Since moving to a completely new state in August, my life has in many ways become a journey towards self-acceptance. After actively despising myself for most of undergrad, I wanted to stop that self-loathing, if for no other reasons than I was tired and came to the realization that I couldn’t be anyone else, so might as well start loving up on who I already am. This move felt like the best place to start loving myself, since I knew I’d have quite a bit of time alone. On this journey of acceptance, I’ve had to embrace not only the beautiful, strong parts of myself, but the vulnerable, soft parts as well.
I learned something valuable very early into being on my own. I didn’t actually know a whole lot about myself, especially in isolation. I could probably describe my leadership style and name a couple of hobbies, but how I reacted to struggle, where I felt most warm – questions like that I had no answers for. Upon being asked, “tell me about yourself” fairly often at work, I would begin on February 21, 1995 in Upstate New York. Rattling off a list of dates and events felt easier than saying, “I’m sensitive. I’m pensive. I’m considerate,” if I’d even think to say those things. And more than one time, whoever was listening would let me ramble and then ask, “but who are you?” And I’d have nothing to say.
So for several weeks, my 9-5 was getting acclimated to my field and having deep personal reflection to do (blame it on working in the non-profit, social justice world), and then I would come home and feel very…empty. Emotionally empty from loneliness but also personally empty, as if there wasn’t much to me besides these random accolades. Then I realized – I’m only thinking of myself in terms of my successes; in terms of these hard, definite moments in my life, and not the more fluid aspects of myself. What is my favorite color? What can’t I tolerate in other people? Why am I doing literally any of the things I’m doing? What do I dream of?
At first, that digging was kind of adventurous. I read old journals, and saw what situations if presented to me at 22, I’d react the same as I did at 19. I got to pat myself on the back more than a few times. But then, more of myself was revealed. Why were there negative similarities between all of my relationships? Why did I have the same insecurities after they’d been proven wrong time and time again? That self-acceptance didn’t feel good in the way I wanted it to, because I had to first understand myself as a perpetually, inevitably flawed individual.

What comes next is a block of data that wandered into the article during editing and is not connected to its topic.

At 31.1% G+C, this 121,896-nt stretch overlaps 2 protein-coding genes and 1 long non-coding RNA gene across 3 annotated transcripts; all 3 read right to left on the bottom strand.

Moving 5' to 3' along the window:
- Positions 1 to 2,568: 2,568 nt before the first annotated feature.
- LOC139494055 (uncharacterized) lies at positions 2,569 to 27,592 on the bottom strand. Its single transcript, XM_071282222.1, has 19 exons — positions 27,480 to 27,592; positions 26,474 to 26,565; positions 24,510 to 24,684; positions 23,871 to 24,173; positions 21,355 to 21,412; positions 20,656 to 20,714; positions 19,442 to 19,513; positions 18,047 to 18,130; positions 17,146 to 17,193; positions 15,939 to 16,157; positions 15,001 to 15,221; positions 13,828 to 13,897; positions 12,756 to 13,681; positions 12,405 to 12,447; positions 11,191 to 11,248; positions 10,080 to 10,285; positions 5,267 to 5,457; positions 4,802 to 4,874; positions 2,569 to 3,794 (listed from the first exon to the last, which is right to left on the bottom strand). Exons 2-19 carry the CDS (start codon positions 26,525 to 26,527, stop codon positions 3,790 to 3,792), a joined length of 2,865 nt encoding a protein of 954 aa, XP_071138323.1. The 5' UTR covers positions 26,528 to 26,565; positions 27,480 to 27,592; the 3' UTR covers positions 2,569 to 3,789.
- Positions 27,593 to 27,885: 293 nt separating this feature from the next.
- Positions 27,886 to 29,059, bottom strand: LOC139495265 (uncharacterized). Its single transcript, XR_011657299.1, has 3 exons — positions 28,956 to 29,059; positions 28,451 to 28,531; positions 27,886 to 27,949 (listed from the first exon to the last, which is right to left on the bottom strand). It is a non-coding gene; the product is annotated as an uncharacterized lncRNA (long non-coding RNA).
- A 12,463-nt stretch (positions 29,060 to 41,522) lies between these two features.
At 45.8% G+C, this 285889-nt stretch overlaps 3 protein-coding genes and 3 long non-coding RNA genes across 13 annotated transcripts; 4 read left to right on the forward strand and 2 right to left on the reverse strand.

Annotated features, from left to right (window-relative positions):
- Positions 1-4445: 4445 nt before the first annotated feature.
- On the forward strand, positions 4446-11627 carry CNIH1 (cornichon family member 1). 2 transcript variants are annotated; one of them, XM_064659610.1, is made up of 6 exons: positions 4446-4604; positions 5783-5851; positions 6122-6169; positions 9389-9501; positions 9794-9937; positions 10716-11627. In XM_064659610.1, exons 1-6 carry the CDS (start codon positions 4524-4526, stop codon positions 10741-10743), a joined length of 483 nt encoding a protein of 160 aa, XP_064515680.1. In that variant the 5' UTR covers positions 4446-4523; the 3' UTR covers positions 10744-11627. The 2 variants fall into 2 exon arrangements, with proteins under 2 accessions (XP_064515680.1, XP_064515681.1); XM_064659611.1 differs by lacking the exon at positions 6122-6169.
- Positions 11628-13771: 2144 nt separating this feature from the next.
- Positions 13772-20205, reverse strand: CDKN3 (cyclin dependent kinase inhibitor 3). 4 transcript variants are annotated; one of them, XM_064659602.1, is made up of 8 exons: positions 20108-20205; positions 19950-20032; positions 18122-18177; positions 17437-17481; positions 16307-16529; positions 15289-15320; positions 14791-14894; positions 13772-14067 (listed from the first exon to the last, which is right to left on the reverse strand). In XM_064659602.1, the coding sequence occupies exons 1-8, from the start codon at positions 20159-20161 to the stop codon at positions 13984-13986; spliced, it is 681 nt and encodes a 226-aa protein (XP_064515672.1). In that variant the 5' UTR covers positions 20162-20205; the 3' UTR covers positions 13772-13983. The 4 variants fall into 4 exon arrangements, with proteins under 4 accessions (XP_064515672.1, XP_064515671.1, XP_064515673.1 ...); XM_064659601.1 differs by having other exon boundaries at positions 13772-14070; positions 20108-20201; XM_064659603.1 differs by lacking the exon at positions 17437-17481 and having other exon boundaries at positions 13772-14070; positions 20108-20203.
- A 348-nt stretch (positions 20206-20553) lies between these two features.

As I’ve already written about here, this process hasn’t felt good by any means. Cutting people off, speaking up for myself when I’d rather not, recognizing that I can’t change certain parts of myself even if I wanted to – all of these instances in the last several weeks, months, have taught me that I need to succumb to my flaws. And I don’t mean recognizing that I have a hard time trusting people and therefore not letting anyone in. No – I mean, recognizing I have a hard time trusting people and letting them know that, and working together on how to make sure we can accommodate that.
In succumbing to my flaws, I’m recognizing to love all the parts of myself, even the parts that are jagged, so that when they pop up, I know what to call them. It’s saved me a lot of anger, frustration and anxiety with myself. Instead of denying those flaws, I work with them. Not even around them, but really with them so that I can feel fully myself in every situation, and not only allow my best sides to show. While journaling recently, I wrote that I no longer feel like a medium that life passes through. Instead, I feel like a structure with definite borders, capable of setting its own course. Knowing myself has meant knowing my flaws, and understanding that they’re here to stay. That doesn’t mean hating them. It means accepting them and moving forward.
This post was written as part of The Daily Post’s “Succumb” prompt.